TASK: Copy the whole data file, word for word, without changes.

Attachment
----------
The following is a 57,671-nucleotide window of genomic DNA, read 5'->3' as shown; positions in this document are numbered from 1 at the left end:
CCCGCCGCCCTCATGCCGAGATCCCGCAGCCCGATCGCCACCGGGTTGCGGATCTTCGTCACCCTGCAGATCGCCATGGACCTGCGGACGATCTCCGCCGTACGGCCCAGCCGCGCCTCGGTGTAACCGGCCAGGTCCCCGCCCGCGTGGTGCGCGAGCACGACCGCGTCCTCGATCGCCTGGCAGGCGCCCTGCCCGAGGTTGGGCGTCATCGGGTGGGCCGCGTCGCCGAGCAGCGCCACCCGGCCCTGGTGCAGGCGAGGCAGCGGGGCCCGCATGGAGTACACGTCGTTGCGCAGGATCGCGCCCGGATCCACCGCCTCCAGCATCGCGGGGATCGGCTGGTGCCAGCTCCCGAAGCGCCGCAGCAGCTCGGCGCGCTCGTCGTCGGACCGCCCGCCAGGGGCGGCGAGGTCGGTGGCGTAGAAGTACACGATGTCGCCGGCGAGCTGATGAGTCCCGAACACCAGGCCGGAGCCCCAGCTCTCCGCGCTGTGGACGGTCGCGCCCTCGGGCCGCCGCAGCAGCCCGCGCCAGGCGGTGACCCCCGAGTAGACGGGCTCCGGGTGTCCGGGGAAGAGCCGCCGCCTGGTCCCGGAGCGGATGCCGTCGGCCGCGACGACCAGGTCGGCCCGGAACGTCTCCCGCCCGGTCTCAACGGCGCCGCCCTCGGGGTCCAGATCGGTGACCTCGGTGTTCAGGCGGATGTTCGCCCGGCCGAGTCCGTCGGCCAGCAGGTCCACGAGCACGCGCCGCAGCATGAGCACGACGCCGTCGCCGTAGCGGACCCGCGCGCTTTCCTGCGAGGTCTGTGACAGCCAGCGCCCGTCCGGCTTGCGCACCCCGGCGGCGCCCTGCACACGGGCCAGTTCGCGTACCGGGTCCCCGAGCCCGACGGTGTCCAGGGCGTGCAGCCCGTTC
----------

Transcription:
The following is a 57,671-nucleotide window of genomic DNA, read 5'->3' as shown; positions in this document are numbered from 1 at the left end:
CCCGCCGCCCTCATGCCGAGATCCCGCAGCCCGATCGCCACCGGGTTGCGGATCTTCGTCACCCTGCAGATCGCCATGGACCTGCGGACGATCTCCGCCGTACGGCCCAGCCGCGCCTCGGTGTAACCGGCCAGGTCCCCGCCCGCGTGGTGCGCGAGCACGACCGCGTCCTCGATCGCCTGGCAGGCGCCCTGCCCGAGGTTGGGCGTCATCGGGTGGGCCGCGTCGCCGAGCAGCGCCACCCGGCCCTGGTGCAGGCGAGGCAGCGGGGCCCGCATGGAGTACACGTCGTTGCGCAGGATCGCGCCCGGATCCACCGCCTCCAGCATCGCGGGGATCGGCTGGTGCCAGCTCCCGAAGCGCCGCAGCAGCTCGGCGCGCTCGTCGTCGGACCGCCCGCCAGGGGCGGCGAGGTCGGTGGCGTAGAAGTACACGATGTCGCCGGCGAGCTGATGAGTCCCGAACACCAGGCCGGAGCCCCAGCTCTCCGCGCTGTGGACGGTCGCGCCCTCGGGCCGCCGCAGCAGCCCGCGCCAGGCGGTGACCCCCGAGTAGACGGGCTCCGGGTGTCCGGGGAAGAGCCGCCGCCTGGTCCCGGAGCGGATGCCGTCGGCCGCGACGACCAGGTCGGCCCGGAACGTCTCCCGCCCGGTCTCAACGGCGCCGCCCTCGGGGTCCAGATCGGTGACCTCGGTGTTCAGGCGGATGTTCGCCCGGCCGAGTCCGTCGGCCAGCAGGTCCACGAGCACGCGCCGCAGCATGAGCACGACGCCGTCGCCGTAGCGGACCCGCGCGCTTTCCTGCGAGGTCTGTGACAGCCAGCGCCCGTCCGGCTTGCGCACCCCGGCGGCGCCCTGCACACGGGCCAGTTCGCGTACCGGGTCCCCGAGCCCGACGGTGTCCAGGGCGTGCAGCCCGTTC